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Re: Massive Content-Type definition ideas & Gopher

1993-06-11 07:04:55
Excerpts from mail: 10-Jun-93 Re: Massive Content-Type de.. Jim
Conklin(_at_)educom(_dot_)edu (626)

  I can't speak with the authority of an implementer, but I'm convinced
that we can't forsee the varieties of compression that will prove useful
and how they'll be used among the various types of MIME content-types.  I'm
particularly unconvinced only that a single compression algorithm will be
needed for MIME use.

Let me try one more time to clarify a point on which there is a LOT of

We don't NEED to foresee the varieties of compression that will prove
useful for specific content-types.  This is, in general, the province of
domain experts.  For example, the MIME spec says nothing at all about
image or video compression, because that was handled quite well by the
experts who created JPEG and MPEG.  Similar considerations should apply
to future content-types.  Audio is a current problem because we didn't
find a similarly-agreeable standard for compressed audio, but that's a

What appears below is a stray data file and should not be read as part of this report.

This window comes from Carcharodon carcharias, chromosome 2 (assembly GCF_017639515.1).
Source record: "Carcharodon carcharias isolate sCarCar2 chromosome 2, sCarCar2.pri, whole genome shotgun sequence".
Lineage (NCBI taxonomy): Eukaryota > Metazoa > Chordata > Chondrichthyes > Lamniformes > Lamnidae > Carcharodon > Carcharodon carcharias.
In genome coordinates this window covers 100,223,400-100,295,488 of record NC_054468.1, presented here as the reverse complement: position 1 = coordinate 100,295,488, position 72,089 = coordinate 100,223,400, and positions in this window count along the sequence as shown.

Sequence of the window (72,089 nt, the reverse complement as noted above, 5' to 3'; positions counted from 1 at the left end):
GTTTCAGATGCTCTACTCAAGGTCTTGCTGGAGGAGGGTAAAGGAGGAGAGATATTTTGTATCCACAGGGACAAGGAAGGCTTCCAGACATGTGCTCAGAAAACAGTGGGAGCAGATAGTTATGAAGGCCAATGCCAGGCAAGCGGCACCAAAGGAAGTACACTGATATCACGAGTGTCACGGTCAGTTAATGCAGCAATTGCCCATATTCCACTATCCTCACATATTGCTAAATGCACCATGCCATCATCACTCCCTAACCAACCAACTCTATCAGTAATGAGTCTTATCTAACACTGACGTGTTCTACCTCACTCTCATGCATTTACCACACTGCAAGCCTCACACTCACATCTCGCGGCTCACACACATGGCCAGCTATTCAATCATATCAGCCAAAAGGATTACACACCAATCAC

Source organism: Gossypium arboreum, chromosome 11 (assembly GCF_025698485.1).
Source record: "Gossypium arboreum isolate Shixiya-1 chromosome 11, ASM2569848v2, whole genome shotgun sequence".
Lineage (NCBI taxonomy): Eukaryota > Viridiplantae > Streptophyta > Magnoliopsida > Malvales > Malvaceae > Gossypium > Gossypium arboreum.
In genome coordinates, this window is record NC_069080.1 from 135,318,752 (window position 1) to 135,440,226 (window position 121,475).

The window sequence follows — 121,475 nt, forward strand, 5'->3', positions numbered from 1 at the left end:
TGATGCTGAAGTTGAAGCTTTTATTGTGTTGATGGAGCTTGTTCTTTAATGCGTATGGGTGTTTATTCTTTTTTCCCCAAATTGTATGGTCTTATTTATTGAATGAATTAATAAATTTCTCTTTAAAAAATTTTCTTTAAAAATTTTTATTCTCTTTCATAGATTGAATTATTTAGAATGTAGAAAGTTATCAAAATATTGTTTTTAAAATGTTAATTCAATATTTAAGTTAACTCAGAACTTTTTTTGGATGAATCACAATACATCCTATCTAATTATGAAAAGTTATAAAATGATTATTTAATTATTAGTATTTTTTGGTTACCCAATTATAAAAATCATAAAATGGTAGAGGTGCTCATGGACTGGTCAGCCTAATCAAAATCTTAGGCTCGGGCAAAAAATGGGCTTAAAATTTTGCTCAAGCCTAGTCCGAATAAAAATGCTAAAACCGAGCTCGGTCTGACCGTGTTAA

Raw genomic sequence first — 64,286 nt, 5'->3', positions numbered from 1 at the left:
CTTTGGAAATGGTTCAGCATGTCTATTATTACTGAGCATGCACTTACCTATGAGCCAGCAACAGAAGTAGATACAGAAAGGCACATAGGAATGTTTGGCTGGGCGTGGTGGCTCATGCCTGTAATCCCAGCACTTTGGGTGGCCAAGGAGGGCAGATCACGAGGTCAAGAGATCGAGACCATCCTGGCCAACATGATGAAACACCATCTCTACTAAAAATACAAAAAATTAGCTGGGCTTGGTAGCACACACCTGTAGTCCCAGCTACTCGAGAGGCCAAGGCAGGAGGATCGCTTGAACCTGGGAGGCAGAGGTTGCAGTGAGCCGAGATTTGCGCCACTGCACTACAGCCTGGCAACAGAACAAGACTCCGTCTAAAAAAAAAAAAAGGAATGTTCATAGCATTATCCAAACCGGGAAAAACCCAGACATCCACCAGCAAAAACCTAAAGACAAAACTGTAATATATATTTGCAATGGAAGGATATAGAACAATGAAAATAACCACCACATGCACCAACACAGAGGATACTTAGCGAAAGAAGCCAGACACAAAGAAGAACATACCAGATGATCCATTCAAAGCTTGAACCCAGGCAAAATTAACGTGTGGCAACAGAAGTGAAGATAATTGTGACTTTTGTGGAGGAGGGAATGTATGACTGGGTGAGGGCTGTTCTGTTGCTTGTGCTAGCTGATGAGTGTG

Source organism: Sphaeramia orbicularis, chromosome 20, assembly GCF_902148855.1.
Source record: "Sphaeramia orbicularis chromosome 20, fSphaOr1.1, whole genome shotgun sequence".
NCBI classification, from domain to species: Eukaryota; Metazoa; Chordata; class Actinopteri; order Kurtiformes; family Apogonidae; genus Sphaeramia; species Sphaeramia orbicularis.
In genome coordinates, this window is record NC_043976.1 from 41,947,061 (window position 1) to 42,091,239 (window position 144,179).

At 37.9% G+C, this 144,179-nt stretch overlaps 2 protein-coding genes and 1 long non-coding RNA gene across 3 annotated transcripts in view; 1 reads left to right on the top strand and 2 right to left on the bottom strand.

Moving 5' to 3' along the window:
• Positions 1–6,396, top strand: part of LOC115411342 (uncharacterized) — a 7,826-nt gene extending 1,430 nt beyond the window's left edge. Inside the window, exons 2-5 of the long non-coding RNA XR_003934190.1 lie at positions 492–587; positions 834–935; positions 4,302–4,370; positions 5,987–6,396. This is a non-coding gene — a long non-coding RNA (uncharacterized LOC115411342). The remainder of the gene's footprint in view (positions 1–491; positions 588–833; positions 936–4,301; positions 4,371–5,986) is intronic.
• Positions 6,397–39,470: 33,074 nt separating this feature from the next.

completely separate problem that should lead to a new MIME audio subtype

When you consider JPEG and MPEG, you realize that MIME already supports
several compression mechanisms, but does so IMPLICITLY.  The question is
whether MIME should support any general compression mechanisms
explicitly.  Such mechansism will always be best considered "fallback"
compression, for use when the specific content-type is itself poorly

The current state of compression algorithms appears to be such that a
single algorithm will suffice for that purpose.  Perhaps some day there
will be an algorithm so much better that we want a second, but there's
just NO WAY we're going to want a whole lot of these, and I oppose any
mechanism that will make it too easy to end up with lots of different
incompatible compression schemes.  We just don't need 'em.  I think
there's a better case to be made for no general compresion mechanism at
all than for a proliferation of them!  -- Nathaniel